"I'm from the government and I'm here to help you." America's small businesses have heard that song so often that when a rare government program does happen along that actually puts money in their pocket, such as the health insurance reforms mandated by the Patient Protection and Affordable Care Act (ACA), they are understandably skeptical.
A new white paper by the Commonwealth Fund says that small businesses will be among the first to see the benefits of the ACA, in the form of tax credits to offset their health insurance premium costs.
According to Sara Collins, co-author of "Realizing the Potential of Health Reform: Small Businesses and the Affordable Care Act of 2010," small businesses under 50 employees pay up to 18 percent more in premiums than larger employers for comparable health insurance policies, mostly due to greater per-employee administrative and underwriting costs.
As a result, small businesses are less likely to offer health insurance to their employees. According to the report, fewer than half of companies with 10 employees or less offer health insurance while 98 percent of companies with 200 or more employees do. If your employer does not offer health coverage, you can compare health plans at Bankrate.com.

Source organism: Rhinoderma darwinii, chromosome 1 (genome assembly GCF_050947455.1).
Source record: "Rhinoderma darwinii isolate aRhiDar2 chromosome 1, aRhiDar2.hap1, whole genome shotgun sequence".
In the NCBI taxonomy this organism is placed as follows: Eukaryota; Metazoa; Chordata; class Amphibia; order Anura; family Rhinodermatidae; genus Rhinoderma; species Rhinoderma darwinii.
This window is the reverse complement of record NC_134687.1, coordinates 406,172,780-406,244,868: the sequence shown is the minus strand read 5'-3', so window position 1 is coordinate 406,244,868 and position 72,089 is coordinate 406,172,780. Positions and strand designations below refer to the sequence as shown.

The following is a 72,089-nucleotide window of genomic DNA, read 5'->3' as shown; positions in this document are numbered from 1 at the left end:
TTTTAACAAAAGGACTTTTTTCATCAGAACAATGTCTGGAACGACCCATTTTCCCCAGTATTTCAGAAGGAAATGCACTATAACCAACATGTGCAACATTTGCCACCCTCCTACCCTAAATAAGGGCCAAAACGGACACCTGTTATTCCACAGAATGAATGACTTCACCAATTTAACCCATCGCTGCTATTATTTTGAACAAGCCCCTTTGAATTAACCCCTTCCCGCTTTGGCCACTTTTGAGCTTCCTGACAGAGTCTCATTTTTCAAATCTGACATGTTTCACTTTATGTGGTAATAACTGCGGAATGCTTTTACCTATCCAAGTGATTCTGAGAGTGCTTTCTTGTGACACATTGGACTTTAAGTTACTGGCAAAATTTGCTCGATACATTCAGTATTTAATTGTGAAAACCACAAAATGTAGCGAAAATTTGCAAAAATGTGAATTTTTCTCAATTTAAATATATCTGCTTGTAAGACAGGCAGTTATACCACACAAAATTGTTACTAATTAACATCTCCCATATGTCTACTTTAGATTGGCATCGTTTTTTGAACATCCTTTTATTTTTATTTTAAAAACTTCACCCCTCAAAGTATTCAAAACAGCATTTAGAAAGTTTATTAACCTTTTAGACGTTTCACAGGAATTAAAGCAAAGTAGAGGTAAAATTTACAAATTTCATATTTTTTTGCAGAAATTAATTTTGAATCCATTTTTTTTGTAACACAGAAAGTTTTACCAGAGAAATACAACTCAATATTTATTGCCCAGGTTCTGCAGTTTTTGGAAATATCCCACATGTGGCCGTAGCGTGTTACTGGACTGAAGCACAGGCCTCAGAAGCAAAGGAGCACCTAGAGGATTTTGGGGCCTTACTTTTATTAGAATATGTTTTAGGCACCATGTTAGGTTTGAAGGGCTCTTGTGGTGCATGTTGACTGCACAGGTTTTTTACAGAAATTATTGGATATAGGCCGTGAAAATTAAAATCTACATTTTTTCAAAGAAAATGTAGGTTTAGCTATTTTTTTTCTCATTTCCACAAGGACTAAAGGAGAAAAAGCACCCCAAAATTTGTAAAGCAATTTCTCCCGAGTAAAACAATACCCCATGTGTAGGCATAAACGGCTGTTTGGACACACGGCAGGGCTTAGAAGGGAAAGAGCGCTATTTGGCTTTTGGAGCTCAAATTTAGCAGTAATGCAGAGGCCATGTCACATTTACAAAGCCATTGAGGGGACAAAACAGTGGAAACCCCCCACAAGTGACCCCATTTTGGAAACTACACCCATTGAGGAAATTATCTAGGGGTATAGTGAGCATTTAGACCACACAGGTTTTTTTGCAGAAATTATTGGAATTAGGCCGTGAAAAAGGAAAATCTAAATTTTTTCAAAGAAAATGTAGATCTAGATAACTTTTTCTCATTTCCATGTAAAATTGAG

The ACA tax credits are designed to make health insurance more affordable for small businesses, but the incentives don’t stop there. The ACA also places new limits on how much insurers can spend on administrative costs, puts new processes in place to review premium increases and establishes new preexisting condition health insurance plans.
By 2014, small businesses also will be able to purchase coverage through the new state-based health insurance exchanges and take advantage of their economies of scale.
Question for small business owners: Do you think the incentives in the ACA will enable you to offer (or cut the costs of) a health insurance program for your employees?
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